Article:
“The biggest danger in times of turmoil is not turbulence; is to act with the logic of the past ”. The statement is from Peter Drucker, famous Austrian professor, writer and consultant dedicated to the theme of management and strategy. And it couldn't be more opportune in the moment of the global pandemic that we are experiencing. Falling into this trap highlighted by the author still has a deleterious relationship with another known but often overlooked threat: common sense.
Its use in decision-making, as well as the “logic of the past” (treating a present turbulence as it was done to those of previous times, disregarding differences), can be useful when a choice needs to be made quickly, with no time for research or formal theoretical basis, provided that the consequences and risks are minimal or moderate and that the decision-maker has sufficient knowledge and experience to legitimize it. When these conditions are not present, there is a great danger, according to American sociologist and professor Duncan Watts, in the work Everything is obvious as long as you know the answer: how common sense deceives us.
And the current coronavirus crisis deprives us of at least one of these conditions, since the socioeconomic consequences are known to be serious. First, the deaths, which will be an indelible trauma for so many hundreds of thousands of families around the world. Humanity has lost and will lose talent in countless areas and unfortunately we will be tragically smaller. In the economic sphere, it is no longer discussed whether or not there will be a global recession, but rather the intensity of it, the recovery time and the measures that governments can take to at least minimize its impacts. In the national context, these factors are even worse, considering our structural, social and historical problems that, unfortunately, reduce our ability to fight the virus and reduce the damage to be caused by the economic crisis that is looming.
The “logic of the past” and common sense are some of the causes of our weaknesses in relation to Covid-19, as many previous decisions based on them have brought us to our current state. And, ironically, they are at the same time the greatest dangers when facing the pandemic. A clear example of this is found in the labeling, by common sense, of medicine A, B or C as a magic solution, which unfortunately has been increasingly common on social networks. “So-and-so took and healed,” some enthusiastically claim, dismissing the fact that others have also recovered by taking other medications or even without any treatment, in addition to the possible risks and side effects. Another mistake may be in using the strategies adopted in other epidemics, such as that of H1N1, ignoring important differences such as the speed of contamination, lethality and the concentrated and continuous pressure on the health system.
But if in this scenario these are not the best tools, what can we use? Science and data are showing more viable paths, helping to protect against wrong decisions that, once taken, can cost many lives and the future of our nation. However, science is not a fortune cookie. Its instrumental framework is pragmatic and rigorous, which are the reasons why its conclusions are reliable when the research that underlies them is properly conducted. But its application requires adequate time and conditions.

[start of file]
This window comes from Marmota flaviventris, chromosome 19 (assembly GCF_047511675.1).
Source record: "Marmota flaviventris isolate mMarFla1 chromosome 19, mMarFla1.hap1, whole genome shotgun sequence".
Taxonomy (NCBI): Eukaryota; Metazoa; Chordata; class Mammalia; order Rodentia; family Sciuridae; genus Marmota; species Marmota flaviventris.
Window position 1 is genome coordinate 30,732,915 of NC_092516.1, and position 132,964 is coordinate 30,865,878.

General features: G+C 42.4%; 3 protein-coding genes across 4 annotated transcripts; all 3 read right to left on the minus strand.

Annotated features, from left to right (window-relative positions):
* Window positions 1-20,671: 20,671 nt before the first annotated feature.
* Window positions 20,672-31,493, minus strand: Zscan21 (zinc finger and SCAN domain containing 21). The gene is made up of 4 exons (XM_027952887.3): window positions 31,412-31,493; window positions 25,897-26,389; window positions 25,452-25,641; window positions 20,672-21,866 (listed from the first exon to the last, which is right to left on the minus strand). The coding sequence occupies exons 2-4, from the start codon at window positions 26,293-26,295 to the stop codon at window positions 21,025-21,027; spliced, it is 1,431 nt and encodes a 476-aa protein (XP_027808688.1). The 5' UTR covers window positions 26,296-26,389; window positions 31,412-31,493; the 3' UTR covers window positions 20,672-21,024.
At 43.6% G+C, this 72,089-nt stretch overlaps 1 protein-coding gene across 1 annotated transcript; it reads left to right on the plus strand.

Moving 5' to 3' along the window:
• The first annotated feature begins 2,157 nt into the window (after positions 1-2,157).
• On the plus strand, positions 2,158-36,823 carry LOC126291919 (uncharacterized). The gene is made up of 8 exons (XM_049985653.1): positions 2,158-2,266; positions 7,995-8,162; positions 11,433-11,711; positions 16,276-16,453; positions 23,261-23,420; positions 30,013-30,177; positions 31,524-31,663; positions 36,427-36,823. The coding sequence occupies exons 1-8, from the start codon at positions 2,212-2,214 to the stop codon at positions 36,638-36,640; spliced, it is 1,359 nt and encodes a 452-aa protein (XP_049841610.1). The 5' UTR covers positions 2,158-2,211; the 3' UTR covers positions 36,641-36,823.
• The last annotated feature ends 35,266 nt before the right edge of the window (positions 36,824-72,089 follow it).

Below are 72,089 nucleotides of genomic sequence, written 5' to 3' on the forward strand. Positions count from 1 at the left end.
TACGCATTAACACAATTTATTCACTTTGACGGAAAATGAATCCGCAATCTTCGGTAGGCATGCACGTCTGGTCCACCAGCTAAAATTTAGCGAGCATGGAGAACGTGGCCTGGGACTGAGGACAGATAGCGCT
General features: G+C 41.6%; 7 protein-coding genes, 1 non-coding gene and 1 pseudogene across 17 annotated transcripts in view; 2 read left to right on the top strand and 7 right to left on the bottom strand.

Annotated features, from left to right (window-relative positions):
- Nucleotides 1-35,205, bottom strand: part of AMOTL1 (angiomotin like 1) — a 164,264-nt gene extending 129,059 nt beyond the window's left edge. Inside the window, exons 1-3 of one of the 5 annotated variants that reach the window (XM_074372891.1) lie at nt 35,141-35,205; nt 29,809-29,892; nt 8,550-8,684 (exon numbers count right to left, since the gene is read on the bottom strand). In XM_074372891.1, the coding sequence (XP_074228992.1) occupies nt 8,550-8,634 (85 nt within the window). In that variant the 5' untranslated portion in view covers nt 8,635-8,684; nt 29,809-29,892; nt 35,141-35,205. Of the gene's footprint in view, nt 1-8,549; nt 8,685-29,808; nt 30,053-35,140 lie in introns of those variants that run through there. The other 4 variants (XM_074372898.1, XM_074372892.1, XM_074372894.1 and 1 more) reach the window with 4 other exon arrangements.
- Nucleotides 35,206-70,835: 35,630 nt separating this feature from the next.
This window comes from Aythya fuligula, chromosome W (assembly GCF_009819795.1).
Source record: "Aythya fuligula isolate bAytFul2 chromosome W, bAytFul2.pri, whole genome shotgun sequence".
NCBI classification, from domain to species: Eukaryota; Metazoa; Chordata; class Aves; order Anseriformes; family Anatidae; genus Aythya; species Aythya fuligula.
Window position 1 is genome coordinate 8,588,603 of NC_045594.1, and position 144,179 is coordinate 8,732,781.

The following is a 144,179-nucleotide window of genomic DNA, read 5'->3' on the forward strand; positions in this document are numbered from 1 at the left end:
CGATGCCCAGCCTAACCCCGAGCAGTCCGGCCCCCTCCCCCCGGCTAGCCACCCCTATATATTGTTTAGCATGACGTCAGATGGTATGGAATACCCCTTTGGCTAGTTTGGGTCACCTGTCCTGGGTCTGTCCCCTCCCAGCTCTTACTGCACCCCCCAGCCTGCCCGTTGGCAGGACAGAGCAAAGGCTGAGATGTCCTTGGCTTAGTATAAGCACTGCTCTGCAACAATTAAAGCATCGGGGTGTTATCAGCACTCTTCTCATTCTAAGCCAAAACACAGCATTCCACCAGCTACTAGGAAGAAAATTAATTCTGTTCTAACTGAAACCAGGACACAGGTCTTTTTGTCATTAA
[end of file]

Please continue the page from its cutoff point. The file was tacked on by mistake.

The solution to complex problems like the one we face today is not trivial - it involves ethical and operational aspects. In a classic approach to drug validation, it would be necessary, for example, to randomly divide a group of patients with equivalent situation and characteristics to administer it to one group and placebo (a substance without effects on the body) to another, to then statistically compare the results. results. But how to do this in critically ill patients who, due to their condition, are at the same time those who most need efficient treatment and those most susceptible to death due to their lack or inadequacy?
For these reasons, a greater focus on data generation and analysis is perhaps the most feasible path, given the urgency and seriousness of the situation - especially with regard to the wide monitoring of infected people, not restricted only to those in hospital treatment, but extended those with mild symptoms and the general population, since a large part of the virus transmission occurs through asymptomatic individuals. This corroborates the results of countries that have adopted mass testing and the World Health Organization (WHO) recommendation, as it provides an important instrument for crisis management and allocation of scarce resources such as respirators and personal protective equipment.
But rigor, standardization and reliability are required; otherwise, we may make wrong decisions because they are based on inaccurate or incomplete information. And given the limited resources, probabilistic sampling, especially among asymptomatic individuals, can be a valuable resource, as it allows a smaller number of tests to enable us to reliably generalize the results. Thus, statistics and information prove to be powerful tools for management and decision making, even more intensely in times of turbulence.
Jeanfrank TD Sartori, master in Information Management and specialist in Business Intelligence, is a consultant for Grupo Positivo.